Here we are, at the beginning of another calendar year – and nearing our second full year in a global pandemic. Who would have thought as most of us headed to work from home in the first quarter of 2020 that we would still be navigating this uncertainty two years later?
Even as we navigate the pandemic’s continued impact, those of us who work with business leaders are also watching closely as “the great resignation” continues to unfold, throwing many organizations into additional turmoil. As I reflect on this phenomenon, I find myself wondering: how much of the foundation for the great resignation was laid by the pressures and lack of fulfillment people experienced in pre-pandemic work? Were those strained working conditions unable to withstand the additional challenges brought on by COVID-19?
In our work at MRG, I have the privilege of not only supporting coaches in their work, but also providing coaching directly. I am astounded at how often clients tell us that coaching is the only time when they get a chance to pause and to reflect. They reveal how much it means to them to have a safe place to talk, to reveal, to wonder, to rage, to quake, to imagine and to ponder. And I’m struck by the realization that while this need is not new, in our current reality, the need is more intense and more urgent.
I’ve also been reflecting on the importance of the roles we all play as coaches, as consultants, as teachers, guides, and facilitators. As the fault lines in many organizations grow wider and individual resilience and motivation wobbles and wanes, our services are so urgently needed. While we once provided lift, we may now be providing a lifeline.
And while many of us are not facing the risks nor experiencing the weariness of front-line workers, most of us would acknowledge we too are weary. In the words of psychologist Adam Grant, we are languishing.
So, if we are feeling depleted, even as clients need us more than ever, where do we go from here? Well, if you have spent any time with me, you know I love a Zen saying: you can’t serve from an empty vessel. Long before the airlines were telling us to put our oxygen masks on before we helped others with theirs, Zen teachers knew how important it was to take care of oneself in order to have the energy to take care of others.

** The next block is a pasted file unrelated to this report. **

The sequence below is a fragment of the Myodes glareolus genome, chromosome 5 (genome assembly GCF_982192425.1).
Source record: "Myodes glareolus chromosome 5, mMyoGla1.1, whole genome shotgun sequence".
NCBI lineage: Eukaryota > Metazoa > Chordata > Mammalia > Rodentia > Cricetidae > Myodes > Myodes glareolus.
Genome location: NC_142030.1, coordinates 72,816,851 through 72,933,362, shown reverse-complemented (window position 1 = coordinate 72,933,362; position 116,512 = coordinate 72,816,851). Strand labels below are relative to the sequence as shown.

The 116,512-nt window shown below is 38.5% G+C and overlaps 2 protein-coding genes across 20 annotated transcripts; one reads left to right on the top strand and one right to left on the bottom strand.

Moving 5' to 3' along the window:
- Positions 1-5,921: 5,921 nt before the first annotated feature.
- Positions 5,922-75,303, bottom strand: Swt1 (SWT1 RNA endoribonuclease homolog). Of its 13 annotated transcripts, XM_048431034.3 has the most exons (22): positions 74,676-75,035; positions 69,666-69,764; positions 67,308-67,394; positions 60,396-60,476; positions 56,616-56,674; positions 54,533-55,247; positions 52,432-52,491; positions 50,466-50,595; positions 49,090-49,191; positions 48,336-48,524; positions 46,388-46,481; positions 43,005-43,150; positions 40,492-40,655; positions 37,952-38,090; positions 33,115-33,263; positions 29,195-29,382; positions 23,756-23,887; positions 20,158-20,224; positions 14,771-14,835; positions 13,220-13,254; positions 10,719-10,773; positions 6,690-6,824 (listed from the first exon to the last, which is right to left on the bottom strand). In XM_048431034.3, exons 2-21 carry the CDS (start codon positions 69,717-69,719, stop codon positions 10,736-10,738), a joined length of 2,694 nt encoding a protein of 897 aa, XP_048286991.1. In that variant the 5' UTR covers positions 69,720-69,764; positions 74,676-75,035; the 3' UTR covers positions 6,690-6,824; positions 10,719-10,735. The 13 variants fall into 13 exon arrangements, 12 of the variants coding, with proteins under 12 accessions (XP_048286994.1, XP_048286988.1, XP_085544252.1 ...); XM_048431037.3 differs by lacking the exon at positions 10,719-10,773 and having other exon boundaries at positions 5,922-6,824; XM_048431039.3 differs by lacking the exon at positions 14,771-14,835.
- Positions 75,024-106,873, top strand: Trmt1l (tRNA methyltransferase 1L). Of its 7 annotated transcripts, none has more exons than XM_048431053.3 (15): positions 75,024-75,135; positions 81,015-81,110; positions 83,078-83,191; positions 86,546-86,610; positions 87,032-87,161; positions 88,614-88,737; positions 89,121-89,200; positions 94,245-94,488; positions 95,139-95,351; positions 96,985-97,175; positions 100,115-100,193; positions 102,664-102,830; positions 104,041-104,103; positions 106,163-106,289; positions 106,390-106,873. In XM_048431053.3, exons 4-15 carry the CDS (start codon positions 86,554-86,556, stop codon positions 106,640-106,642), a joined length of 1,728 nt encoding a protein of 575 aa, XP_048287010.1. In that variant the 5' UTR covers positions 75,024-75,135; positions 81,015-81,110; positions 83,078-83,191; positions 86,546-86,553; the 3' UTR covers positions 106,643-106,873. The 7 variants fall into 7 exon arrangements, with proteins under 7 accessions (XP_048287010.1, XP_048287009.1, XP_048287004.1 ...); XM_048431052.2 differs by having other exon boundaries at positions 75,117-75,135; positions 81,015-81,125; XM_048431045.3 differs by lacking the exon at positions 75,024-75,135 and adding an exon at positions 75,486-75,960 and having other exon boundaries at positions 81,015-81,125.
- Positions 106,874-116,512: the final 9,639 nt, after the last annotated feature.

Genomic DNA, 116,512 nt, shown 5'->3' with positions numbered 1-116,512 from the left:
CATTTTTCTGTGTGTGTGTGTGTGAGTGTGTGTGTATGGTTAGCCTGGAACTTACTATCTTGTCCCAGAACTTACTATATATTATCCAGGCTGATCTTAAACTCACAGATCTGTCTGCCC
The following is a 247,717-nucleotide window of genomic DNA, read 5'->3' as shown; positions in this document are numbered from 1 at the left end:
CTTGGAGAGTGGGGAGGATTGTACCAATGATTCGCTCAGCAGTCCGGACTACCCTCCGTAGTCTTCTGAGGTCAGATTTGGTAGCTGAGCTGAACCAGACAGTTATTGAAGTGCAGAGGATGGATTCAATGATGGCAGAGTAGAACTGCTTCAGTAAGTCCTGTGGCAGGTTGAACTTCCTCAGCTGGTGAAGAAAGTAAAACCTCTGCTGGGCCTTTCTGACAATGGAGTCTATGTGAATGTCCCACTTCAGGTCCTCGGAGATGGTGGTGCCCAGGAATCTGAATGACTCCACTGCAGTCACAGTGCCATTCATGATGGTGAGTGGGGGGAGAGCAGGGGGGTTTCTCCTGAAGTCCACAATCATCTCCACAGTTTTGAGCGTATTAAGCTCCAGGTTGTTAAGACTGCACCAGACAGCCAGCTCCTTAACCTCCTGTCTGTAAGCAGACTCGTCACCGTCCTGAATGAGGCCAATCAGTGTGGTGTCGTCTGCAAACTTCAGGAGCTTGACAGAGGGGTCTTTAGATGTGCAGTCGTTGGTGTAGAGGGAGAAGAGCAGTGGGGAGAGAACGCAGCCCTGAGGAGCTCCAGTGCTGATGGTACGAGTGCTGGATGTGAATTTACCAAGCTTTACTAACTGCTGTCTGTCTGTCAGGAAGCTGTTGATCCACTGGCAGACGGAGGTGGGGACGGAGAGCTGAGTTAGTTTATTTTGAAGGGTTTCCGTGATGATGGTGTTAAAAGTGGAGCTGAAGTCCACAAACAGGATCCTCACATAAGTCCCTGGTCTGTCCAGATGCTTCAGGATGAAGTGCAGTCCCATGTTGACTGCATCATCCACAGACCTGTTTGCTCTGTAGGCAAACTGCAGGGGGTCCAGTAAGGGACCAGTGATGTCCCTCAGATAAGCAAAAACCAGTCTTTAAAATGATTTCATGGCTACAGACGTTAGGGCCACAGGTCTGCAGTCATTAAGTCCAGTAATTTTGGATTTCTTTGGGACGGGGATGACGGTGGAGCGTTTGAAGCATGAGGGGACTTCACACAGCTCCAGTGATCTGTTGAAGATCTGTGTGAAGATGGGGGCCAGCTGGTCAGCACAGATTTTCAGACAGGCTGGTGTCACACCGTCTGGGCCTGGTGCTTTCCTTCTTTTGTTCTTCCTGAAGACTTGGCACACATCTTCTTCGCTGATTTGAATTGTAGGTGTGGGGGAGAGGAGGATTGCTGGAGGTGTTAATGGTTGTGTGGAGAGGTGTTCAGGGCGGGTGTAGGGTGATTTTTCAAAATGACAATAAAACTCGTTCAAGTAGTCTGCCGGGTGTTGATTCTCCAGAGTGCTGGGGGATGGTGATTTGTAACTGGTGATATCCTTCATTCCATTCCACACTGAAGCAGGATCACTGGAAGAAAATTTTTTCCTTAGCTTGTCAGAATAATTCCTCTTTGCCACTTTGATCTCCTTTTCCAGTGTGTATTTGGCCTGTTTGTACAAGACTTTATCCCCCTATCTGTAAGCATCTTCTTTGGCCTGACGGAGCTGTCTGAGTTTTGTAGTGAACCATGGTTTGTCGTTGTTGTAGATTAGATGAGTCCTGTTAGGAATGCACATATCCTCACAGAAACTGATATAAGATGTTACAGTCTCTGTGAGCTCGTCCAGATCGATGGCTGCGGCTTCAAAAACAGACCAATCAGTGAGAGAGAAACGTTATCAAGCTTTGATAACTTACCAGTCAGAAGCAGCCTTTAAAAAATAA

However, in a pandemic world – when stress is high and opportunities for relaxation and self-care are exceedingly rare – what does this look like in action? As I have been pondering this, I have been reminded of something many of us did as children. I remember collecting shells, sea glass, rocks and leaves and cherishing them as if they were rare treasures. Maybe you did the same – or maybe your collections included cards with sports players on them or stamps or bugs or gum wrappers or comic books. Seen through the adult lens all of these objects may seem quite ordinary. But with reflection, I can reconnect with my youthful sensibilities and feel the thrill of discovery and the unbridled joy of beholding my collections. I wonder if it is possible to take a page out of our childhood wisdom and find wonder and joy in more ordinary things.
My work-from-home desk faces a window, and for two years I have been marveling at the birds (so many birds!). I have been struck by the ingenuity and tenacity of the squirrels (…at least when I’m not yelling at them). I get to watch the amazing changing of the light over the course of the day. Yesterday, I made my first cold brew batch of coffee and I’ve signed up for singing lessons. Of course, none of these small moments feel the same as travelling the world for work and pleasure, or a weeklong rejuvenation retreat, or even a full on family gathering. They may not even equal the feeling of going out to eat or going to a show. But bits of me are coming back, I feel a little more full, a little more complete, a little more energized and curious. And so – with my vessel just a bit more full – I have a little bit more to give to my family, my colleagues, and my clients.
So, my wish for all of us – beyond health and safety – is that we find ways to fill our vessels so that we, in turn, can help others fill theirs.